Tuesday, July 27, 2010

Beccofino Teneriffe

In my little house, it's just C and I, and most of the cooking duties fall to me. In fact all of the cooking duties, with one small exception. Pizza. C loves good pizza and makes quite spectacular pizza himself. He whips up the base from scratch, slow cooks the sauce and has mastered the art of adding the perfect amount of red wine to give extra depth. Actually, I don't like to admit it too often to him, but his pizzas are REALLY good, which is why we rarely go out to eat pizza.
But that doesn't mean I'm out of the loop when it comes to good pizza! When C and his brother L and I, were traipsing around James St Markets on Saturday craving good pizza, I knew exactly where to go. Beccofino in Teneriffe- right around the corner!

Beccofino is often touted as Brisbane's Best Pizza, and I have to say that I probably agree. Well, some of Brisbane's best pizza. I've had a couple of pizzas lately that might just give Beccofino a run for their money, but more about that another time.

We pulled up at Teneriffe at about 3:00 p.m. which is rather an odd time for lunch, I know. I had an early breakfast and then a nap because C and L got home very late, waking me up in the process. Apparently they are unaware of the concept of slipping in unnoticed. Before I knew it, the usual lunch time period had disappeared with the rest of history.


As soon as we arrived, it actually seemed like 3:00 p.m. and Teneriffe suit one another. If there is one reason I avoid coming to Teneriffe (unless I'm getting a cab), it's the parking situation. Generally I end up jumping out of the car and waiting in the restaurant, so we aren't running ridiculously late for our booking, whilst C sharks around lookng for a park. Not today! We slipped straight into a park and then walked straight into Beccofino to a table on the balcony. Hooray for 3 p.m. lunch.


Beccofino is pretty minimalist- there is seating inside and along the side, a bar you can wait at if you are waiting for a table. This comes in pretty handy given that Beccofino doesn't take bookings. The orange chairs almost swallow you, as they are very deep and comfy.


C and L weren't ridiculously hungry so we decided to share two pizzas and an entree. Sounds like a lot?? Not with those two in tow!! For L, this was showing restraint! Predictably tempted by the Capesante in Padella $19 (scallops with Jerusalem Artichoke) I ended up choosing the calamari fritti con rucola (fried baby calamari with rocket and lemon) also $19, as the scallops only came in servings of three, and we needed something a little more substantial.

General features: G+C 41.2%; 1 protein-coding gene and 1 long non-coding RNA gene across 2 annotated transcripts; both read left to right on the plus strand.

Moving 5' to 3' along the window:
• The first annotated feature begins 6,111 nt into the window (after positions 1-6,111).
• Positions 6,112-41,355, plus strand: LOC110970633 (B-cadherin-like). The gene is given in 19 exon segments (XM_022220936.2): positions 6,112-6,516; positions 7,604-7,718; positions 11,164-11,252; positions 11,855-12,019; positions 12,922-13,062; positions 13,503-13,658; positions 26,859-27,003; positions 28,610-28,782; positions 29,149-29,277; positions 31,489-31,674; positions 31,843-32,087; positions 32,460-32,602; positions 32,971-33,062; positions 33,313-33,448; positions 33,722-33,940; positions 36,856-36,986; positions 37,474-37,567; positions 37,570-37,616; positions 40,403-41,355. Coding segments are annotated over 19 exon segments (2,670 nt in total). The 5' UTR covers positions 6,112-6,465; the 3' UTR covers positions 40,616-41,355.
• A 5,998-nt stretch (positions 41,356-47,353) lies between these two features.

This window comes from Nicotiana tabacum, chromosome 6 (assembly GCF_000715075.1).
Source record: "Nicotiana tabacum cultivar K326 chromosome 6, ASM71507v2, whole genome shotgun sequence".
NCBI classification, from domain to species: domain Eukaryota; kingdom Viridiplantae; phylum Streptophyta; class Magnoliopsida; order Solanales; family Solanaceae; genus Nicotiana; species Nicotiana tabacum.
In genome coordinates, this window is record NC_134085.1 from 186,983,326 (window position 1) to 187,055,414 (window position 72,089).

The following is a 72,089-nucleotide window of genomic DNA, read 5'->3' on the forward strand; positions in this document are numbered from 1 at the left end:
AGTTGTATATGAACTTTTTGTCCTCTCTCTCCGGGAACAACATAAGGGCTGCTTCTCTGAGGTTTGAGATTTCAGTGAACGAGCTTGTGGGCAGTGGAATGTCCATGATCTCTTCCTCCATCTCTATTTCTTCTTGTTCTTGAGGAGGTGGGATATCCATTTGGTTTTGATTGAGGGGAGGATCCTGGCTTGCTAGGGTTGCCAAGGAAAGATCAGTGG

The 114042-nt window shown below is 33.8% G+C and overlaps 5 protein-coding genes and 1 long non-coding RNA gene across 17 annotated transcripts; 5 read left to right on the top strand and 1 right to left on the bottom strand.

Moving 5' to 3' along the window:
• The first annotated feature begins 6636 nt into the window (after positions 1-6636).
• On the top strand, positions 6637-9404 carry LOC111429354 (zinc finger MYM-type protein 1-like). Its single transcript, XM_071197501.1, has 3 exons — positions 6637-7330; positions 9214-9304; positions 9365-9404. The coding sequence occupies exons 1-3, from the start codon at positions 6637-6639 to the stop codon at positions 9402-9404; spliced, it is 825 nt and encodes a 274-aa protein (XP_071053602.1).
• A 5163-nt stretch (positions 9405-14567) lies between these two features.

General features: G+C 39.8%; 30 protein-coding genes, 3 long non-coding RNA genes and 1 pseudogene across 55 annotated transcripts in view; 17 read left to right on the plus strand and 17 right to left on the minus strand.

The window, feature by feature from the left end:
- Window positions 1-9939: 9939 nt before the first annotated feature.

The calamari arrived and looked wonderful. Thick, slightly dusted, lightly fried tubes of squid resting on rocket with lemon and olive oil. So simple but so bloody good. Yep, I put it out there! Swearing on G.G is not my usual style (despite my real life potty mouth) but I need to convey to you just how good this stuff really is. I have no doubt that it is some of the best calamari I have ever had, second only to my Dad's. First tick goes to the fact that the calamari is cut from real squid tubes- Brisbane restauranteurs, please take this on board. Processed fake Calamari is not Calamari and is not acceptable. This calamari could be bitten straight through, as it was totally tender. The light batter enhanced the experience, rather than flavoured it- just the way it should be. We gobbled the whole plate within a couple of minutes, including the bitey rocket at the bottom of the pile. And I could have licked the salt off the plate too! The plate was promptly taken away by one of the waiters, who turned out to be a bit of a hawk eye.



The problem with having only a few other diners in the restaurant meant that the focus of the hawk eye was hard to escape. I'm not sure if this guy was new, but he probably needs to learn to relax a little bit, because I had barely finished sipping on my drink when he swooped it up from under me. This became a little uncomfortable at times, because not only was he swooping- he was also stalking his prey- standing directly behind us looking over. It's not that this guy was rude or anything, just a little too 'in your face'.


In contrast, we were also served by a lovely waitress, who has been working there for some time, as I recognise her from previous visits. She was relaxed and chatty, as well as being pretty informative. Hopefully she can train the hawk eye to take on some of her characteristics!

The next arrival was C's choice from the rosse section of the menu, the Proscuitto pizza for $20.5. The pizza was once again, so simple. Just like the perfect pizza should be. And this my friends, could be the perfect pizza. The tomato and oregano on the base, coupled with barely there mozzarella - cooked and then topped with fresh slices of salty proscuitto just melted in my mouth. I could have eaten the whole pizza- but C and L saw that this wouldn't happen. Free from too many toppings ala Pizza Chain Store style and with a beautifully thin and crispy base- this pizza tops the list of pizzas I have had. Anywhere. Except my Dad's and C's. Actually, even better than Dad's and C's. Sorry guys.